Milja Liimatainen
(Curator, Art historian)


My first encounter with Tuomas Linna’s work Distance Piece (2023) was characterised by deep emotion. I met the work via a carefully laid out, -custom made booklet that was waiting for me at work on one Monday. Encountering the artwork amidst the occasionally mundane work chores -was both surprising and somehow very fitting to the logic of the artwork in question.

The work is a manifestation of seemingly pointless work, a materialisation of a vast amount of precise repetition, something done over and over again. The starting point for the piece were twenty-one matchbox toy cars from Linna’s childhood found by accident. He built a ramp for the cars and developed detailed instructions according to which he rolled the cars down the ramp one by one photographing the stopping point of each car. The instructions guided Linna to roll down every car thirty-six times per day for twenty-seven days. At the end this resulted in over 20,000 rolls.

The photographs of the stopping points were processed by a tailored software which measured the rolled distances. It produced charts of the collected data listing the distance and for example the number of the car together with the date and the time of the rolling. These rather voluminous charts are published as an art book. Linna also elaborated the data further to visualise and explore it through monochromatic colour images. The hues in these images are chosen according to the colours of the toy cars and the tones correlate with the length of the rolled distances – the lighter the shorter, the darker the longer.

As an artwork Distance Piece consists of this all: of both the documentation, the charts, the colour images as well as the instructed and somewhat performative, yet unseen acts of rolling. The work contains references to conceptual art and more precisely Fluxus; it emphasises the idea over format, relies on intermediality, mixes art and life and utilises for instance found everyday objects as well as a moderate scale and playfulness.[1] The work seems to build on Sol LeWitt’s (1928 – 2007) conception according to which in conceptual art “… all of the planning and decisions are made beforehand and the execution is a perfunctory affair”[2].

Linna’s way of working also bears resemblance to John Baldessari’s (1931 – 2020) List of Art Ideas in which Baldessari proposed art making ideas to his students at California Institute of the Arts[3]. The rather straightforward and pragmatic list of ways to make art suggests a similar kind of approach to the art making process as Linna’s work. Linna himself points out that, to him, the clear plans according to which the process is carried out, work as a means to make sense of the chaotic nature of the art making. The clean plans and the guidelines determined beforehand narrow down the set of choices and the number of parameters and in this case literally create an image out of the turmoil.

One of Linna’s predecessors and an exemplary figure in similar kind of visual thinking and repetitive format has been conceptual artist Stanley Brouwn (1935 – 2017). Brouwn, interested in the dematerialisation of the art object, was keen on the repetitive format and used walking and measuring as methods of his art making. His book 1 step – 100,000 steps consists of rows of numbers marking down all the steps from one to hundred thousand.[4]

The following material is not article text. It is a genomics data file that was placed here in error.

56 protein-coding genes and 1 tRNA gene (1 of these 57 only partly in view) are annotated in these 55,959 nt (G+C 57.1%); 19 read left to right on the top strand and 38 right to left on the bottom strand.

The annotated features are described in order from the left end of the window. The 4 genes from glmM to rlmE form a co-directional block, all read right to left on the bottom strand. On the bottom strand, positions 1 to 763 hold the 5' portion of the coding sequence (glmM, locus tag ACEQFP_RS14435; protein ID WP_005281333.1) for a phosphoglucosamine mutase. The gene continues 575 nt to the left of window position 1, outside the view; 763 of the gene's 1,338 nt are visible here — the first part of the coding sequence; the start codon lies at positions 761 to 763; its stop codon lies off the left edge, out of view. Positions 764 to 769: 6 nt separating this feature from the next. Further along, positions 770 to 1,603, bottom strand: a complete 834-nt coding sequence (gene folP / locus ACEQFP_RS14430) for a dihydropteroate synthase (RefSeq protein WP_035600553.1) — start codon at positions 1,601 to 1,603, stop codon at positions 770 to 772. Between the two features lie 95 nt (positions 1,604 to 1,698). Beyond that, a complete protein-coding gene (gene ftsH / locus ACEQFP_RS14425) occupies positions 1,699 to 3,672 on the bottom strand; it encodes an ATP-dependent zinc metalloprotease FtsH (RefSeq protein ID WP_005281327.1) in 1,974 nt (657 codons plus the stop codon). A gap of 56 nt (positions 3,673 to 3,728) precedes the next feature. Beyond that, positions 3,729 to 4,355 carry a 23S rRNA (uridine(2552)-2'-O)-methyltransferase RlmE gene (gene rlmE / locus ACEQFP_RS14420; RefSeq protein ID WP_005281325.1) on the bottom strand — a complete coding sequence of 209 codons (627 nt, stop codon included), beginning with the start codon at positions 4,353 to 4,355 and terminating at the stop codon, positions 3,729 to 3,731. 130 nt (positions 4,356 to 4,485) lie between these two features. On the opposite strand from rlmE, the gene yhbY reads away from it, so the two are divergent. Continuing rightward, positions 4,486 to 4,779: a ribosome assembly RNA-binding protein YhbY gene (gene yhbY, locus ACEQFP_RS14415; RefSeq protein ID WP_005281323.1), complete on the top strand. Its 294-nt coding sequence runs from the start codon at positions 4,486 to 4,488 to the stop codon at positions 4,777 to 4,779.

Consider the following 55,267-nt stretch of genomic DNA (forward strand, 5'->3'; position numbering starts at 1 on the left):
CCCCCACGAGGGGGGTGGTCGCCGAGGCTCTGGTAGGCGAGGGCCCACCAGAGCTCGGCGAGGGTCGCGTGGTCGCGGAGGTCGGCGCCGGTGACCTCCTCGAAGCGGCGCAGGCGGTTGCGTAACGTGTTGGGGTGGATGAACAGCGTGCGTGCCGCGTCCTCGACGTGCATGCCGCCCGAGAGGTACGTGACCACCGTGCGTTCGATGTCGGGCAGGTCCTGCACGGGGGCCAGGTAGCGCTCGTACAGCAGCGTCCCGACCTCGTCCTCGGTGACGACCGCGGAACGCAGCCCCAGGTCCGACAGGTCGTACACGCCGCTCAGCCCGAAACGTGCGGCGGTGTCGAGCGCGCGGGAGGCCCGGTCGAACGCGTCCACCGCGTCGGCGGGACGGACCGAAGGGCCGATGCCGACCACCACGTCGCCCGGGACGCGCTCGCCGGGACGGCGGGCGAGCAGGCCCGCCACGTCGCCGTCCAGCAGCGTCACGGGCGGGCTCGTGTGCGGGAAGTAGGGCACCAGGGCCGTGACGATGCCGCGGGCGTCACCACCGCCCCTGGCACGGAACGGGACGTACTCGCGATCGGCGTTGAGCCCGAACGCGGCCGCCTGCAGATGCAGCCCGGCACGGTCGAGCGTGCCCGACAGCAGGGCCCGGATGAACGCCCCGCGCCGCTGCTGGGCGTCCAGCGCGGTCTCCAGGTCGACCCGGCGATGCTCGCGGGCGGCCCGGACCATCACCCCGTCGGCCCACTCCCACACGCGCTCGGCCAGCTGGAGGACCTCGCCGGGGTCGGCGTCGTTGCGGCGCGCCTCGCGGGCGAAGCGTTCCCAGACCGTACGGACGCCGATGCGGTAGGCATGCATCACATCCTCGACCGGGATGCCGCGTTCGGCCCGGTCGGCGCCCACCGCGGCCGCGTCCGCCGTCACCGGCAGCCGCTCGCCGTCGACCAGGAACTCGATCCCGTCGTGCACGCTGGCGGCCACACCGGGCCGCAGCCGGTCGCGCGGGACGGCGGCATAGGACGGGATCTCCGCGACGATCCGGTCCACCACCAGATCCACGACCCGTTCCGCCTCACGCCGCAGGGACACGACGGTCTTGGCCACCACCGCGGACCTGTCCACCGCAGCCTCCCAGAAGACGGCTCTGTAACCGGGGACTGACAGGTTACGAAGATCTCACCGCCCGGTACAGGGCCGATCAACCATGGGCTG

The mechanical and mathematical repetition, the format of the chart or list can offer a way to bring the visual arts closer to everyday life. A list is a popularised format, familiar to many, which can appear approachable to someone with less expertise in the arts. Simultaneously, the artist can use this known form of presentation to communicate quite other meanings than the ones inherent to it.[5] For Linna the repetition and counting seem to offer one way to conceptualise time and duration. It serves as a way to return to his childhood play, rolling the cars, as well as to depict the time spent with his own child.6 The charts also visualise the amount of time used for making the artwork as well as the correspondence between distance and time.

The emotion evoked upon encountering Distance Piece had something to do with its resemblance to the everyday actions of us humans. Our way of living is characterised by a sincere urge to understand, to measure, to research. Perhaps this entuhusiasm leads to the countless earnest acts that we tirelessly perform, sometimes without fully realising why. On a cosmic level, our endeavors make little difference. The act of rolling cars makes as much sense as anything else. The artwork touches on these relentless diligent pursuits, the will to keep trying, working and doing despite the obscure bigger picture and in doing so makes me feel both despair and hope for the future of humankind.

[1] See e.g. Hal Foster, Rosalind Krauss et al., Art since 1900: Modernism, antimodernism, postmodernism, (London: Thames & Hudson Ltd, 2004), p. 456 – 460
[2] Sol LeWitt, Paragraphs on Conceptual Art, (Artforum Vol. 5, no. 10, Summer 1967), (accessed 21.10.2023)
[3] Emily Markert, Hands-Off: John Baldessari and the Early Years of CalArts, (accessed 22.10.2023)
[4] Jori Finkel, The late conceptual artist Stanley Brouwn would not want you to read this article, (The Art Newspaper, 3 April 2023), (accessed 18.10.2023)
[5] Silja Rantanen, Ulos sulkeista: Nykytaiteen teosmuotojen tulkintaa, (Helsinki: Taideyliopiston Kuvataideakatemia, 2014), p. 184 – 185
[6] The number of rolls per car (972) add up to the same number of days Linna had spent with his child by the time he began working with the artwork. Information from the artist August 2023